Plan a trip to Washington DC your kids will love!
Updated: 5 days ago
I spent every summer in Washington DC visiting my grandparents with my mom and sister. I remember walking millions of miles every trip and I remember whining about all that walking. After college, I moved to DC for work and loved living in a place the whole world wanted to visit! More than 20 years later, I brought my husband and kids to the city I love, planning a trip to Washington DC that would allow them to experience the beauty and significance of DC without endless walking and endless whining. I knew I could make it more manageable because I knew the city. Before I share our Washington DC itinerary, let me first share a little bit of my history with DC and why this beautiful city is such a part of me.
My History with Washington DC
My Grandpa owned Star Vending, one of the ice cream and food vendors on the Washington Mall. Summer was his busy season, so my Mom, sister and I came to visit with my Grandma, sightsee, and shop. I wish a Grandma Yellow Hair and Grandpa Pick for everyone. Grandma was a five-foot-tall firecracker who always had a smile on her face, laughter at the ready, and dancing as part of the conversation. Grandpa was more behind the scenes because he worked so hard. He pretended to be a crotchedy old man who would get mad when you stole his favorite chair, but he had a soft heart and liked to tease me and call me “Heathen”. Grandpa had to be at work in the wee hours of the morning, so he’d get up and tiptoe around us strewn about the floor of their tiny one-bedroom apartment. In the evenings, he’d come home with brown lunch bags full of money for us to count and leftover ice cream treats for us to eat. My sister and I couldn’t decide which to be more excited about – the bags full of cash or the ice cream!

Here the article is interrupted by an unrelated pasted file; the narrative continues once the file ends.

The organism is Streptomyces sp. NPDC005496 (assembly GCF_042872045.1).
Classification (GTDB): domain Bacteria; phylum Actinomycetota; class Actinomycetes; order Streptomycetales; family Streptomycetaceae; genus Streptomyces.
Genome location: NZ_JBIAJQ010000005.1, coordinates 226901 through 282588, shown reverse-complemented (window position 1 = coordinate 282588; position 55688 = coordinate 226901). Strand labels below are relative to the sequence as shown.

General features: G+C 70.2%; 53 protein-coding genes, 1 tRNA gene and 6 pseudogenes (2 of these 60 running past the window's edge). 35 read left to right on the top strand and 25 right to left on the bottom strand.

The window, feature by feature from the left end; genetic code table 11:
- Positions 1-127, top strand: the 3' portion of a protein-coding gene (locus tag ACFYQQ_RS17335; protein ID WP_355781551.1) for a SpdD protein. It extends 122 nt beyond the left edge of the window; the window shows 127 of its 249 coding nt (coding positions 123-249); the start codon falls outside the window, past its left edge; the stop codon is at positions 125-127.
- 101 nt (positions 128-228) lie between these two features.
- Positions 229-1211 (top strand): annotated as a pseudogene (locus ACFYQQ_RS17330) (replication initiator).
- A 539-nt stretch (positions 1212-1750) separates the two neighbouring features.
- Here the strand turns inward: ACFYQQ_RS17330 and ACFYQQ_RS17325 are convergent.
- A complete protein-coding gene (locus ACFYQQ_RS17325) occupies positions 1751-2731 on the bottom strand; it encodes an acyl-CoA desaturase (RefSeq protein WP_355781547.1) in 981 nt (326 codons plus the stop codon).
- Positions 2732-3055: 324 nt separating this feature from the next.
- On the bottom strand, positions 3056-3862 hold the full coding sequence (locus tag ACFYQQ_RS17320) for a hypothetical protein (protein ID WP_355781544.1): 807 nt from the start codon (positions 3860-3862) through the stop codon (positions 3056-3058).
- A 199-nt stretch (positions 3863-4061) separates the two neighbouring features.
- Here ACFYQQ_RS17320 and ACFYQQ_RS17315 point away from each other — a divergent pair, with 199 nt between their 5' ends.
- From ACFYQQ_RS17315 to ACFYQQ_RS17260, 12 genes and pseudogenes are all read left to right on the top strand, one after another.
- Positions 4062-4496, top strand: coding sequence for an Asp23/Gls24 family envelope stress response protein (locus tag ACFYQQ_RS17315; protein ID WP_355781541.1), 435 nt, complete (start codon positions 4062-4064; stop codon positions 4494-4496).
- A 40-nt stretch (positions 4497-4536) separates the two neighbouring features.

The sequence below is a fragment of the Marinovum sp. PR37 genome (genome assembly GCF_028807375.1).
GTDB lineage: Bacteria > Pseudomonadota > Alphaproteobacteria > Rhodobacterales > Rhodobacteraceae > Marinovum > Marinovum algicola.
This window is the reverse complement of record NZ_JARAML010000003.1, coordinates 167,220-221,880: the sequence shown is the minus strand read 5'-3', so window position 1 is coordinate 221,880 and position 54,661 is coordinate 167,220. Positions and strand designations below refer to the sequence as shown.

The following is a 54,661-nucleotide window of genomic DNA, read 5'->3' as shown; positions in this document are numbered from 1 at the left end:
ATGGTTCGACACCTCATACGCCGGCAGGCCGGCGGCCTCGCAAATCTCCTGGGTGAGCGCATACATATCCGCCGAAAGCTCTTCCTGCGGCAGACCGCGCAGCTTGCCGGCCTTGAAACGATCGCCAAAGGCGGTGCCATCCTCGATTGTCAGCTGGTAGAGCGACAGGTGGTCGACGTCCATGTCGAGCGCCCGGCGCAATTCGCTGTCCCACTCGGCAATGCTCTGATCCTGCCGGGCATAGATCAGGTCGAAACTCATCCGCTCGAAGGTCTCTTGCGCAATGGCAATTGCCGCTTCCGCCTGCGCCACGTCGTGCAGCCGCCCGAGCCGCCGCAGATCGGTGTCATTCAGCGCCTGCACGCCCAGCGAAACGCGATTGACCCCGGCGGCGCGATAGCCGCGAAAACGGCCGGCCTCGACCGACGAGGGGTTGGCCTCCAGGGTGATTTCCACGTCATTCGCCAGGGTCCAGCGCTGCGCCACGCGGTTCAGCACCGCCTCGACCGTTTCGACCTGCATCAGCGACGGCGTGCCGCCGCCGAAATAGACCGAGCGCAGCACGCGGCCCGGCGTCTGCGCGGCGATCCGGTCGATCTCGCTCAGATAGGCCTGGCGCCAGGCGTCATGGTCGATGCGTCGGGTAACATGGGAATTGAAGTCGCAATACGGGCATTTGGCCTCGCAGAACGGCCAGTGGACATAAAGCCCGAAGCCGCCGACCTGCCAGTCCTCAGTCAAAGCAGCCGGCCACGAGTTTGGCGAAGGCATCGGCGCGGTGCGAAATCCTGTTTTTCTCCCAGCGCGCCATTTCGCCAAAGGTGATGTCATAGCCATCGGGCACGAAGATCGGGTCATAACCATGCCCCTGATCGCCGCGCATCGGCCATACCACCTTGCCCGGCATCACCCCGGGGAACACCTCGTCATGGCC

Our trips to DC revolved around Grandma and my Mom talking and laughing up a storm and getting lost every time we got in the car to go shopping or sightseeing. My overwhelming memory of DC is walking – all over the Mall, all through what seemed liked hundreds of Smithsonian Museums, and through every single cultural festival my mother could find. We were going to be cultured even if it killed us! DC was cool, but man was it exhausting.
After graduating from the University of North Carolina, I followed a good friend to DC. I found my first real job and rented a cool basement studio I couldn’t afford in a beautiful Georgetown brownstone. Grandma and Grandpa were still in DC six months out of the year, but their time was dwindling as my Grandpa was ready to retire and move to Florida full-time. I had a year or so with them before they left – what I would realize later was priceless time having Sunday dinners alone with my Grandparents. As a grownup. Not as a kid listening to my mom and grandparents talking. But as a grownup learning about Grandma and Grandpa as people and them learning about me. I even drove my Grandma to North Carolina to see my mom once and listened to all the stories of my grandparents’ partying days. It was like they were part of the "Rat Pack" with glamorous parties and late nights dancing and drinking. It’s pretty unusual to find your grandparents were out-partying you!
My annual summer visits to DC and having my grandparents close by made it easy moving on my own to such a big city. I worked out by Dulles Airport and lived in the heart of Georgetown. Running hep me learn my little part of the city. I ran along the Potomac, on the Mall, around Georgetown University, in Rock Creek Park. I ran in awe of all the history, beauty, and significance around me. But then my grandparents retired and left. And my best friend left. And after two years, I realized I needed a plan for my life and decided to go to grad school. I left DC in 1995 to get my MBA at Indiana University. I came back to DC 23 years later with my husband and kids.
We planned our first family trip to DC over Fall Break (mid-October).We thought the weather and the crowds would be easy in October - not too hot and not too crowded - and we were right! We drove to DC from our home outside Indianapolis (about a 9½ hour drive) so we could take the kids’ bikes and so we’d have a car when we needed to see sites outside the city. Out of our five days there, we used the car for two of them, so it was worth it for us. But you can definitely see DC without a car. We stayed at The George, a Kimpton Hotel, because we like boutique hotels, and because The George is in a prime location - walking distance to the Capitol, the Washington Mall, and Union Station.
Here's our itinerary!
Day 1: Eastern Market, Udvar-Hazy Center, Arlington Cemetery, Grandma Yellow Hair’s apartment, Georgetown